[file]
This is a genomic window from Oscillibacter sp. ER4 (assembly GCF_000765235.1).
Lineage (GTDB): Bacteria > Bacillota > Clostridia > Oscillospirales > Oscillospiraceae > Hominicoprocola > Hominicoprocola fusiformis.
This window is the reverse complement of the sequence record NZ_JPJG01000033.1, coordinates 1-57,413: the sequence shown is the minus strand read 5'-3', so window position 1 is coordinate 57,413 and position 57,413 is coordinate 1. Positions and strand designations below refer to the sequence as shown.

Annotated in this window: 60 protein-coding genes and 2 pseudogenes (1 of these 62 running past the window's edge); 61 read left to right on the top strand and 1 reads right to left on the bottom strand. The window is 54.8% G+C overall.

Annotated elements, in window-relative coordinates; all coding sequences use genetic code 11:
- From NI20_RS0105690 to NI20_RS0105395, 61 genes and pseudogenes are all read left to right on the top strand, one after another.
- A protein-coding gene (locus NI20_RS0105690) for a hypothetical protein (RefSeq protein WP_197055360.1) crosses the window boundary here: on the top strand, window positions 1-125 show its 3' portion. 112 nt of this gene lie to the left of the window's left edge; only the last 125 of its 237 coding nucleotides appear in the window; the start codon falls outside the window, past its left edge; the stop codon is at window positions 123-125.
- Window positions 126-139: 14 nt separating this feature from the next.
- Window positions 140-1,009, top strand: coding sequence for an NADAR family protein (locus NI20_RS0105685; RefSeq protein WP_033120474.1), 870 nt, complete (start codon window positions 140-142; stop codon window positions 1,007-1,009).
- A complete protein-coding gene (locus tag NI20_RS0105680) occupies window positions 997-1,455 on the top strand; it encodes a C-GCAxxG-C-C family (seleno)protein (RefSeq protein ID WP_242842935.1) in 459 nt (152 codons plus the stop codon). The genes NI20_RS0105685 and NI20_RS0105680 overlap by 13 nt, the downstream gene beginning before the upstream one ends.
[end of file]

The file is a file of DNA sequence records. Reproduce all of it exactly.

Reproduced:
This is a genomic window from Oscillibacter sp. ER4 (assembly GCF_000765235.1).
Lineage (GTDB): Bacteria > Bacillota > Clostridia > Oscillospirales > Oscillospiraceae > Hominicoprocola > Hominicoprocola fusiformis.
This window is the reverse complement of the sequence record NZ_JPJG01000033.1, coordinates 1-57,413: the sequence shown is the minus strand read 5'-3', so window position 1 is coordinate 57,413 and position 57,413 is coordinate 1. Positions and strand designations below refer to the sequence as shown.

Annotated in this window: 60 protein-coding genes and 2 pseudogenes (1 of these 62 running past the window's edge); 61 read left to right on the top strand and 1 reads right to left on the bottom strand. The window is 54.8% G+C overall.

Annotated elements, in window-relative coordinates; all coding sequences use genetic code 11:
- From NI20_RS0105690 to NI20_RS0105395, 61 genes and pseudogenes are all read left to right on the top strand, one after another.
- A protein-coding gene (locus NI20_RS0105690) for a hypothetical protein (RefSeq protein WP_197055360.1) crosses the window boundary here: on the top strand, window positions 1-125 show its 3' portion. 112 nt of this gene lie to the left of the window's left edge; only the last 125 of its 237 coding nucleotides appear in the window; the start codon falls outside the window, past its left edge; the stop codon is at window positions 123-125.
- Window positions 126-139: 14 nt separating this feature from the next.
- Window positions 140-1,009, top strand: coding sequence for an NADAR family protein (locus NI20_RS0105685; RefSeq protein WP_033120474.1), 870 nt, complete (start codon window positions 140-142; stop codon window positions 1,007-1,009).
- A complete protein-coding gene (locus tag NI20_RS0105680) occupies window positions 997-1,455 on the top strand; it encodes a C-GCAxxG-C-C family (seleno)protein (RefSeq protein ID WP_242842935.1) in 459 nt (152 codons plus the stop codon). The genes NI20_RS0105685 and NI20_RS0105680 overlap by 13 nt, the downstream gene beginning before the upstream one ends.